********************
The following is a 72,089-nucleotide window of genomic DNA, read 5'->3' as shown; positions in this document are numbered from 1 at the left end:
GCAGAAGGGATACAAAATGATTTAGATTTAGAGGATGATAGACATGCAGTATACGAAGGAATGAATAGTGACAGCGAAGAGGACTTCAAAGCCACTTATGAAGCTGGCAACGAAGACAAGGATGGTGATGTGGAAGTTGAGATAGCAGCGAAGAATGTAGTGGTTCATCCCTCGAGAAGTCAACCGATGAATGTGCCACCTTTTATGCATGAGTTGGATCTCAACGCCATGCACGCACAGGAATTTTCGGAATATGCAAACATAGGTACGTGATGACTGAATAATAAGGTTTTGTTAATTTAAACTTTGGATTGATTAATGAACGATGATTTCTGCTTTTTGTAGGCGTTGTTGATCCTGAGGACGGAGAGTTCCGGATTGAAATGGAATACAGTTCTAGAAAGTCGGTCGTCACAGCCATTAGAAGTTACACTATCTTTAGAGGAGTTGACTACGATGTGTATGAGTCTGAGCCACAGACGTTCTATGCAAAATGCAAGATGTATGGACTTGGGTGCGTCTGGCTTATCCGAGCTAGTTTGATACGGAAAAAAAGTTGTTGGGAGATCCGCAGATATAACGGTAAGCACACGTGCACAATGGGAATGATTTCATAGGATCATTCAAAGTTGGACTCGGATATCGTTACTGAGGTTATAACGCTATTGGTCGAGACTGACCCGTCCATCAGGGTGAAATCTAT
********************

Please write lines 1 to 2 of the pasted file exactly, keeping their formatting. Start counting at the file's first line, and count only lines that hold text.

The following is a 72,089-nucleotide window of genomic DNA, read 5'->3' as shown; positions in this document are numbered from 1 at the left end:
GCAGAAGGGATACAAAATGATTTAGATTTAGAGGATGATAGACATGCAGTATACGAAGGAATGAATAGTGACAGCGAAGAGGACTTCAAAGCCACTTATGAAGCTGGCAACGAAGACAAGGATGGTGATGTGGAAGTTGAGATAGCAGCGAAGAATGTAGTGGTTCATCCCTCGAGAAGTCAACCGATGAATGTGCCACCTTTTATGCATGAGTTGGATCTCAACGCCATGCACGCACAGGAATTTTCGGAATATGCAAACATAGGTACGTGATGACTGAATAATAAGGTTTTGTTAATTTAAACTTTGGATTGATTAATGAACGATGATTTCTGCTTTTTGTAGGCGTTGTTGATCCTGAGGACGGAGAGTTCCGGATTGAAATGGAATACAGTTCTAGAAAGTCGGTCGTCACAGCCATTAGAAGTTACACTATCTTTAGAGGAGTTGACTACGATGTGTATGAGTCTGAGCCACAGACGTTCTATGCAAAATGCAAGATGTATGGACTTGGGTGCGTCTGGCTTATCCGAGCTAGTTTGATACGGAAAAAAAGTTGTTGGGAGATCCGCAGATATAACGGTAAGCACACGTGCACAATGGGAATGATTTCATAGGATCATTCAAAGTTGGACTCGGATATCGTTACTGAGGTTATAACGCTATTGGTCGAGACTGACCCGTCCATCAGGGTGAAATCTAT